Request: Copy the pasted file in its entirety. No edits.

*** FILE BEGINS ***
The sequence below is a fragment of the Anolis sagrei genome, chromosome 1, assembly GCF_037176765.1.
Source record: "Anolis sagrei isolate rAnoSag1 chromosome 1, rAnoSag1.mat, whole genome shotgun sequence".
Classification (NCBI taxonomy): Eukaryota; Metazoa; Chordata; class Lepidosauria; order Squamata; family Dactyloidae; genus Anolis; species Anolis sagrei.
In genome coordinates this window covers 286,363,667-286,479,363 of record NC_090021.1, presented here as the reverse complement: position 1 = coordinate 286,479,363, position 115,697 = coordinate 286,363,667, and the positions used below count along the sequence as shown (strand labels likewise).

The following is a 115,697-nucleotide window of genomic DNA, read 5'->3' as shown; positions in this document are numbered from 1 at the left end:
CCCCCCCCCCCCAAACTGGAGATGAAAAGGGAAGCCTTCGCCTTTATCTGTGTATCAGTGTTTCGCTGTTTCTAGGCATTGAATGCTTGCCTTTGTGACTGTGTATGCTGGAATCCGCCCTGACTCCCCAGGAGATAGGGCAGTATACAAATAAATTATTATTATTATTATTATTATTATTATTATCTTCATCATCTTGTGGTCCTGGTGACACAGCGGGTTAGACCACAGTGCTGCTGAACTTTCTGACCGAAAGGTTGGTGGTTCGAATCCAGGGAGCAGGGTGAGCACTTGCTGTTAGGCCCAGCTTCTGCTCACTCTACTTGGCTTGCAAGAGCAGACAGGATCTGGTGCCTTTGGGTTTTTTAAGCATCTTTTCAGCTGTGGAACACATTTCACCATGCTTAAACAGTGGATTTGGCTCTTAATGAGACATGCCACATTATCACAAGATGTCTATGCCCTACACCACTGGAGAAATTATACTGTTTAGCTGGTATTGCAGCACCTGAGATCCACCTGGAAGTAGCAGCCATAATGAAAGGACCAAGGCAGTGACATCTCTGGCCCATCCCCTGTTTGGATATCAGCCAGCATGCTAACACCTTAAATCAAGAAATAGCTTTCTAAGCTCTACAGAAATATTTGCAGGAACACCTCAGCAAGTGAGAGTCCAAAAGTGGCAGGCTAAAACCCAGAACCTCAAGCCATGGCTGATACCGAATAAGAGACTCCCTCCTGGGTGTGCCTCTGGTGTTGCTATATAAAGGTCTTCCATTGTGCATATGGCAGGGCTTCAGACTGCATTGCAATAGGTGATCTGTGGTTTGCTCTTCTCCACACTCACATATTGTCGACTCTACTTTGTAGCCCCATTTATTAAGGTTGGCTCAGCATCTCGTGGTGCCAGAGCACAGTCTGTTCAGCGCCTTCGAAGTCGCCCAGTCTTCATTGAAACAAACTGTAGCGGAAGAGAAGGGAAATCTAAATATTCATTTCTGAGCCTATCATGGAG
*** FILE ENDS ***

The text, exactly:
The sequence below is a fragment of the Anolis sagrei genome, chromosome 1, assembly GCF_037176765.1.
Source record: "Anolis sagrei isolate rAnoSag1 chromosome 1, rAnoSag1.mat, whole genome shotgun sequence".
Classification (NCBI taxonomy): Eukaryota; Metazoa; Chordata; class Lepidosauria; order Squamata; family Dactyloidae; genus Anolis; species Anolis sagrei.
In genome coordinates this window covers 286,363,667-286,479,363 of record NC_090021.1, presented here as the reverse complement: position 1 = coordinate 286,479,363, position 115,697 = coordinate 286,363,667, and the positions used below count along the sequence as shown (strand labels likewise).

The following is a 115,697-nucleotide window of genomic DNA, read 5'->3' as shown; positions in this document are numbered from 1 at the left end:
CCCCCCCCCCCCAAACTGGAGATGAAAAGGGAAGCCTTCGCCTTTATCTGTGTATCAGTGTTTCGCTGTTTCTAGGCATTGAATGCTTGCCTTTGTGACTGTGTATGCTGGAATCCGCCCTGACTCCCCAGGAGATAGGGCAGTATACAAATAAATTATTATTATTATTATTATTATTATTATTATCTTCATCATCTTGTGGTCCTGGTGACACAGCGGGTTAGACCACAGTGCTGCTGAACTTTCTGACCGAAAGGTTGGTGGTTCGAATCCAGGGAGCAGGGTGAGCACTTGCTGTTAGGCCCAGCTTCTGCTCACTCTACTTGGCTTGCAAGAGCAGACAGGATCTGGTGCCTTTGGGTTTTTTAAGCATCTTTTCAGCTGTGGAACACATTTCACCATGCTTAAACAGTGGATTTGGCTCTTAATGAGACATGCCACATTATCACAAGATGTCTATGCCCTACACCACTGGAGAAATTATACTGTTTAGCTGGTATTGCAGCACCTGAGATCCACCTGGAAGTAGCAGCCATAATGAAAGGACCAAGGCAGTGACATCTCTGGCCCATCCCCTGTTTGGATATCAGCCAGCATGCTAACACCTTAAATCAAGAAATAGCTTTCTAAGCTCTACAGAAATATTTGCAGGAACACCTCAGCAAGTGAGAGTCCAAAAGTGGCAGGCTAAAACCCAGAACCTCAAGCCATGGCTGATACCGAATAAGAGACTCCCTCCTGGGTGTGCCTCTGGTGTTGCTATATAAAGGTCTTCCATTGTGCATATGGCAGGGCTTCAGACTGCATTGCAATAGGTGATCTGTGGTTTGCTCTTCTCCACACTCACATATTGTCGACTCTACTTTGTAGCCCCATTTATTAAGGTTGGCTCAGCATCTCGTGGTGCCAGAGCACAGTCTGTTCAGCGCCTTCGAAGTCGCCCAGTCTTCATTGAAACAAACTGTAGCGGAAGAGAAGGGAAATCTAAATATTCATTTCTGAGCCTATCATGGAG